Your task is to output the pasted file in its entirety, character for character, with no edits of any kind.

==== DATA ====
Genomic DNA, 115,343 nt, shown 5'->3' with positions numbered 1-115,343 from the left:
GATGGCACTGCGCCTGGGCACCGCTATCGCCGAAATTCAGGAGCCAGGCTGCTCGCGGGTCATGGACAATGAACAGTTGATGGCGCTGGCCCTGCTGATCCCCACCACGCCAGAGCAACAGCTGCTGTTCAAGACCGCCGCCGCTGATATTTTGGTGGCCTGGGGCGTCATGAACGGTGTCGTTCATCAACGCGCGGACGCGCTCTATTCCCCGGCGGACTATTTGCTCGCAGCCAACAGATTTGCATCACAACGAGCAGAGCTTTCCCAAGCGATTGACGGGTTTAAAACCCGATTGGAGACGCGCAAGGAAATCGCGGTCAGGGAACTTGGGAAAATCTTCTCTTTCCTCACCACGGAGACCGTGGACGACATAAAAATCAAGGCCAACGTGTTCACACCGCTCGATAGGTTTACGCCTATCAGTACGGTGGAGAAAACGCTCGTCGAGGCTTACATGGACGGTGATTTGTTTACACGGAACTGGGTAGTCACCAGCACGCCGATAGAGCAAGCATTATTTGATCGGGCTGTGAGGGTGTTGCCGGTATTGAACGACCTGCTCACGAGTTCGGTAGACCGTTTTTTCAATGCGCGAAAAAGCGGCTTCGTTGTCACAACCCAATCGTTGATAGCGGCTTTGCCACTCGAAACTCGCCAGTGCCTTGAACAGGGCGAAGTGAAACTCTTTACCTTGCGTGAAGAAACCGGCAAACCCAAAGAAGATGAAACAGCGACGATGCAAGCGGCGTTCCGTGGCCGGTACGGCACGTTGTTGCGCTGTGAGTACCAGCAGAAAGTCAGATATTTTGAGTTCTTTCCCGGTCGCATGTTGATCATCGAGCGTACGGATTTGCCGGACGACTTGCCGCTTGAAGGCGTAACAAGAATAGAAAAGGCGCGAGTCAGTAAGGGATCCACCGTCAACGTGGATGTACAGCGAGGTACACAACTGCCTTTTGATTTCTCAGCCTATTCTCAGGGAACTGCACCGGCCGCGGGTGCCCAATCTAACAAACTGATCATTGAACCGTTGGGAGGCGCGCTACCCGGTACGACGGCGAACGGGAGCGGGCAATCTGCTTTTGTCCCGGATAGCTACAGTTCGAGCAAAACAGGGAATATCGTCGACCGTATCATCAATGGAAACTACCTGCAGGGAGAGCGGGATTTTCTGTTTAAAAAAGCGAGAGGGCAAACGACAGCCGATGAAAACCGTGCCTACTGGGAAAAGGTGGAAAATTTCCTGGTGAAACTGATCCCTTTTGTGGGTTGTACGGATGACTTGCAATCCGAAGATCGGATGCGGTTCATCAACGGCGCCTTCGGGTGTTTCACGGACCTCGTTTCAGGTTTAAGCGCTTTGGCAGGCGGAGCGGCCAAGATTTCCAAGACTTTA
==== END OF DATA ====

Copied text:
Genomic DNA, 115,343 nt, shown 5'->3' with positions numbered 1-115,343 from the left:
GATGGCACTGCGCCTGGGCACCGCTATCGCCGAAATTCAGGAGCCAGGCTGCTCGCGGGTCATGGACAATGAACAGTTGATGGCGCTGGCCCTGCTGATCCCCACCACGCCAGAGCAACAGCTGCTGTTCAAGACCGCCGCCGCTGATATTTTGGTGGCCTGGGGCGTCATGAACGGTGTCGTTCATCAACGCGCGGACGCGCTCTATTCCCCGGCGGACTATTTGCTCGCAGCCAACAGATTTGCATCACAACGAGCAGAGCTTTCCCAAGCGATTGACGGGTTTAAAACCCGATTGGAGACGCGCAAGGAAATCGCGGTCAGGGAACTTGGGAAAATCTTCTCTTTCCTCACCACGGAGACCGTGGACGACATAAAAATCAAGGCCAACGTGTTCACACCGCTCGATAGGTTTACGCCTATCAGTACGGTGGAGAAAACGCTCGTCGAGGCTTACATGGACGGTGATTTGTTTACACGGAACTGGGTAGTCACCAGCACGCCGATAGAGCAAGCATTATTTGATCGGGCTGTGAGGGTGTTGCCGGTATTGAACGACCTGCTCACGAGTTCGGTAGACCGTTTTTTCAATGCGCGAAAAAGCGGCTTCGTTGTCACAACCCAATCGTTGATAGCGGCTTTGCCACTCGAAACTCGCCAGTGCCTTGAACAGGGCGAAGTGAAACTCTTTACCTTGCGTGAAGAAACCGGCAAACCCAAAGAAGATGAAACAGCGACGATGCAAGCGGCGTTCCGTGGCCGGTACGGCACGTTGTTGCGCTGTGAGTACCAGCAGAAAGTCAGATATTTTGAGTTCTTTCCCGGTCGCATGTTGATCATCGAGCGTACGGATTTGCCGGACGACTTGCCGCTTGAAGGCGTAACAAGAATAGAAAAGGCGCGAGTCAGTAAGGGATCCACCGTCAACGTGGATGTACAGCGAGGTACACAACTGCCTTTTGATTTCTCAGCCTATTCTCAGGGAACTGCACCGGCCGCGGGTGCCCAATCTAACAAACTGATCATTGAACCGTTGGGAGGCGCGCTACCCGGTACGACGGCGAACGGGAGCGGGCAATCTGCTTTTGTCCCGGATAGCTACAGTTCGAGCAAAACAGGGAATATCGTCGACCGTATCATCAATGGAAACTACCTGCAGGGAGAGCGGGATTTTCTGTTTAAAAAAGCGAGAGGGCAAACGACAGCCGATGAAAACCGTGCCTACTGGGAAAAGGTGGAAAATTTCCTGGTGAAACTGATCCCTTTTGTGGGTTGTACGGATGACTTGCAATCCGAAGATCGGATGCGGTTCATCAACGGCGCCTTCGGGTGTTTCACGGACCTCGTTTCAGGTTTAAGCGCTTTGGCAGGCGGAGCGGCCAAGATTTCCAAGACTTTA